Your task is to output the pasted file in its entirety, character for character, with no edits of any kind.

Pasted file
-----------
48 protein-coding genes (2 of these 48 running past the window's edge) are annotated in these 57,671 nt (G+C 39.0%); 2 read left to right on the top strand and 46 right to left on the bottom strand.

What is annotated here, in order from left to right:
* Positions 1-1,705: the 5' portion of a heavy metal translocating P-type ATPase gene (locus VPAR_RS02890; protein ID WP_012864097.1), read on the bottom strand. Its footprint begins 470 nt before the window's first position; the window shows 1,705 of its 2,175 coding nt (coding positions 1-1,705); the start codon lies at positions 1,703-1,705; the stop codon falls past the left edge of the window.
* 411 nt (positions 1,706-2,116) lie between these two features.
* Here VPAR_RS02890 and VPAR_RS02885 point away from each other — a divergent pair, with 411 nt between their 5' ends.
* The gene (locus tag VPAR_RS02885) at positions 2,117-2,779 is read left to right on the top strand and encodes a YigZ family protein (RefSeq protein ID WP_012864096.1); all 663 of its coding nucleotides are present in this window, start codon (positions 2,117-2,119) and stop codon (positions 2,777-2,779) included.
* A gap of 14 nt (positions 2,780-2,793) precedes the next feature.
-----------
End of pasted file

48 protein-coding genes (2 of these 48 running past the window's edge) are annotated in these 57,671 nt (G+C 39.0%); 2 read left to right on the top strand and 46 right to left on the bottom strand.

What is annotated here, in order from left to right:
* Positions 1-1,705: the 5' portion of a heavy metal translocating P-type ATPase gene (locus VPAR_RS02890; protein ID WP_012864097.1), read on the bottom strand. Its footprint begins 470 nt before the window's first position; the window shows 1,705 of its 2,175 coding nt (coding positions 1-1,705); the start codon lies at positions 1,703-1,705; the stop codon falls past the left edge of the window.
* 411 nt (positions 1,706-2,116) lie between these two features.
* Here VPAR_RS02890 and VPAR_RS02885 point away from each other — a divergent pair, with 411 nt between their 5' ends.
* The gene (locus tag VPAR_RS02885) at positions 2,117-2,779 is read left to right on the top strand and encodes a YigZ family protein (RefSeq protein ID WP_012864096.1); all 663 of its coding nucleotides are present in this window, start codon (positions 2,117-2,119) and stop codon (positions 2,777-2,779) included.
* A gap of 14 nt (positions 2,780-2,793) precedes the next feature.